McCoy, who grew up near Innisbrook, won’t have time to celebrate with his friends and family, though, unfortunately. At least in style. That will have to wait as he has to drive seven and a half hours back to school in Athens, Georgia, as his team is hosting a college tournament Monday. Oh, it’s also going to be a 36-hole day.
“Luckily we’re riding in carts,” said McCoy, who earned All-American honors last year, thanks to his four individual wins. “That’s the little bit of hope I’m hanging on to right now.”
McCoy is scheduled to play PGA Tour Canada Qualifying School next month at Carlton Oaks Golf Club in Santee, Calif. Then, after the NCAA Championships in June, he plans to turn pro and try to get into some events on sponsor’s exemptions — his performance Sunday should help that effort a bit.
For now, he’s got a long drive and even longer day ahead of him, but no doubt he’ll be beaming with pride while he recalls the amazing memories from the week before.
“What a dream come true,” said McCoy. “My dream was always to get a Thursday tee time. You know, being in contention on Sunday, playing with Jordan Spieth was certainly not what I was expecting at the beginning of the week.
“You know, I was really out there just trying to soak it all in and stick to my game plan and played a little bit better than I might have even expected under some really tough conditions today.”
Meanwhile, after holding the lead for most of the day, Bill Haas bogeyed two of his last four holes to drop to seven-under, which forced a playoff against Charl Schwartzel, who vaulted up the leaderboard with a solid four-under 67 in the final round. On the first extra hole, the par-4 18th, Haas sprayed his tee shot to the right trees, knocked his approach into a bunker and then hit a terrible sand shot to 20 feet and missed the putt. Schwartzel played the hole and carded a textbook par for the win.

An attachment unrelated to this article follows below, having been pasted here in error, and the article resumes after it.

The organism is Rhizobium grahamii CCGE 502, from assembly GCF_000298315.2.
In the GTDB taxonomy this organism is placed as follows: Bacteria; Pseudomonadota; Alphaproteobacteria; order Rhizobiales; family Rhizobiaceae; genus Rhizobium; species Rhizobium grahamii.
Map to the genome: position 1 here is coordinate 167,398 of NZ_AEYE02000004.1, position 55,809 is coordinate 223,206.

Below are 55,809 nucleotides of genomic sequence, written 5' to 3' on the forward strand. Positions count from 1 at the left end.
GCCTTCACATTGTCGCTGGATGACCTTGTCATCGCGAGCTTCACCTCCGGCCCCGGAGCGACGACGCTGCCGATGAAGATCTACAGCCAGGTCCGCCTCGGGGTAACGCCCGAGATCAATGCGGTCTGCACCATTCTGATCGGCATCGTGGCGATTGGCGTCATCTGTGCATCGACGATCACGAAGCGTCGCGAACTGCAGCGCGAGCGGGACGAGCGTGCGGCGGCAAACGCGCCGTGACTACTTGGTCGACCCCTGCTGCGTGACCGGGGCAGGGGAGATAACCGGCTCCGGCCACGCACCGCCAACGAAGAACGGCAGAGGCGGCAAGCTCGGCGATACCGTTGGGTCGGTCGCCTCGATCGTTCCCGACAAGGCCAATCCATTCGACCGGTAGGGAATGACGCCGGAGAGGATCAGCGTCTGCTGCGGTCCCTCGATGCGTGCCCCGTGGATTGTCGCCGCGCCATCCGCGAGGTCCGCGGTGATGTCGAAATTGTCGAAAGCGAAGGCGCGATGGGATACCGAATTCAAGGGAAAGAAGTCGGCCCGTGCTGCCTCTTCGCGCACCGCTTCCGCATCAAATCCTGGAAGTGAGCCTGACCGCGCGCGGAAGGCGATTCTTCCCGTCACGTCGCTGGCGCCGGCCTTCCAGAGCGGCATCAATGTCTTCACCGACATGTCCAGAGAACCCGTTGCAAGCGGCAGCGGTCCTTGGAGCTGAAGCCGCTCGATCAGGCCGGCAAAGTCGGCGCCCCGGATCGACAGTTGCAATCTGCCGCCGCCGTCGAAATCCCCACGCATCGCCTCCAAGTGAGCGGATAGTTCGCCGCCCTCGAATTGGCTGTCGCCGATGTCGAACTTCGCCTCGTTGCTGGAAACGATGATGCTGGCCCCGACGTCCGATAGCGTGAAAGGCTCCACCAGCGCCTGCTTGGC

“That bunker shot, a 12 handicapper could have done that,” said Haas after losing in the playoff. “That was pretty bad.”
I thought Haas’ quotes and instant reactions were actually quite interesting because he sounds more candid than most after such a disappointing loss (or maybe just more media friendly?). Here are some of the ones I thought I’d share…
Q. Bill, are you going to walk away thinking you lost it or Charl put a great round together?
BILL HAAS: I mean I won’t beat myself up too bad. I got to give Charl the credit. Then again, yeah, I mean three holes to go I got a one shot lead and hit a great tee shot at 16, maybe the hardest shot of the day and hit a beautiful shot in the middle of the fairways. I’m licking my chops a little bit.
Felt really good and confident. I don’t know. 16 I was aiming left of the hole and trying to hold one against the wind. Just pushed it pretty bad. Hit it into a spot that was really difficult up and down. I don’t know what else to say.
17 that putt I hit was right in the heart. I just needed to hit it a little harder. Everybody said that all week.
Graham played better than I did today. Seemed like so many putts he hit left them short and missed a couple short ones. Just a tough week to get the ball to the hole especially on putts like that on 17 and the one I had on 18, hard to get it up there.
But, with that said, I was one putt away from winning and so you got to take the positives and say that you can do it. I hit a great iron at 17. A decent iron at 18. I thought I made the putt to win.
I’m not going to say that I gave it to him but I certainly could have shot better than 1-over today I think.
Q. He made one crazy, long birdie putt today that broke six feet.
BILL HAAS: That stuff happens. That’s what winners do and winners don’t bogey two of their last four holes they play.